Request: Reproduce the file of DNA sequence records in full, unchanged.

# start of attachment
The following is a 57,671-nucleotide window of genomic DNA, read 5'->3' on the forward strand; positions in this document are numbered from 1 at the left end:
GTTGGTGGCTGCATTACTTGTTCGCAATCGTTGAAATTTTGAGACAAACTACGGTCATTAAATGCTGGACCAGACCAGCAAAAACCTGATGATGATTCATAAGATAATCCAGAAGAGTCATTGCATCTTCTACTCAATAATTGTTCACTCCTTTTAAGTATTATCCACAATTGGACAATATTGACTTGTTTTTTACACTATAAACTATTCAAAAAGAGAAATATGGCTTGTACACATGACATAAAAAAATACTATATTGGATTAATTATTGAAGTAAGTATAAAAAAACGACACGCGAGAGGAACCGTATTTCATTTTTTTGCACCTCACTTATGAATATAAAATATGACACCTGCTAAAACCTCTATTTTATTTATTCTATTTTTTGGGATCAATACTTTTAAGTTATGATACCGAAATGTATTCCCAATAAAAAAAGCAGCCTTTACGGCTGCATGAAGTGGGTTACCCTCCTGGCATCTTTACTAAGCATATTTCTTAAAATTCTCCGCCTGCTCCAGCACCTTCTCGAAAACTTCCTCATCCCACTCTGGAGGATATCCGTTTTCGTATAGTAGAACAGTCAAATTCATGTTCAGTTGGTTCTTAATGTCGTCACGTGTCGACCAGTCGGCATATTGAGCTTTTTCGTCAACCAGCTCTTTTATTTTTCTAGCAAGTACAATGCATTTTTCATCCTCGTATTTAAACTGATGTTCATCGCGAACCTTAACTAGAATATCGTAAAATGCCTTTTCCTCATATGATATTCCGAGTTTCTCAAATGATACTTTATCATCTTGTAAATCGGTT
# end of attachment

The following is a 57,671-nucleotide window of genomic DNA, read 5'->3' on the forward strand; positions in this document are numbered from 1 at the left end:
GTTGGTGGCTGCATTACTTGTTCGCAATCGTTGAAATTTTGAGACAAACTACGGTCATTAAATGCTGGACCAGACCAGCAAAAACCTGATGATGATTCATAAGATAATCCAGAAGAGTCATTGCATCTTCTACTCAATAATTGTTCACTCCTTTTAAGTATTATCCACAATTGGACAATATTGACTTGTTTTTTACACTATAAACTATTCAAAAAGAGAAATATGGCTTGTACACATGACATAAAAAAATACTATATTGGATTAATTATTGAAGTAAGTATAAAAAAACGACACGCGAGAGGAACCGTATTTCATTTTTTTGCACCTCACTTATGAATATAAAATATGACACCTGCTAAAACCTCTATTTTATTTATTCTATTTTTTGGGATCAATACTTTTAAGTTATGATACCGAAATGTATTCCCAATAAAAAAAGCAGCCTTTACGGCTGCATGAAGTGGGTTACCCTCCTGGCATCTTTACTAAGCATATTTCTTAAAATTCTCCGCCTGCTCCAGCACCTTCTCGAAAACTTCCTCATCCCACTCTGGAGGATATCCGTTTTCGTATAGTAGAACAGTCAAATTCATGTTCAGTTGGTTCTTAATGTCGTCACGTGTCGACCAGTCGGCATATTGAGCTTTTTCGTCAACCAGCTCTTTTATTTTTCTAGCAAGTACAATGCATTTTTCATCCTCGTATTTAAACTGATGTTCATCGCGAACCTTAACTAGAATATCGTAAAATGCCTTTTCCTCATATGATATTCCGAGTTTCTCAAATGATACTTTATCATCTTGTAAATCGGTT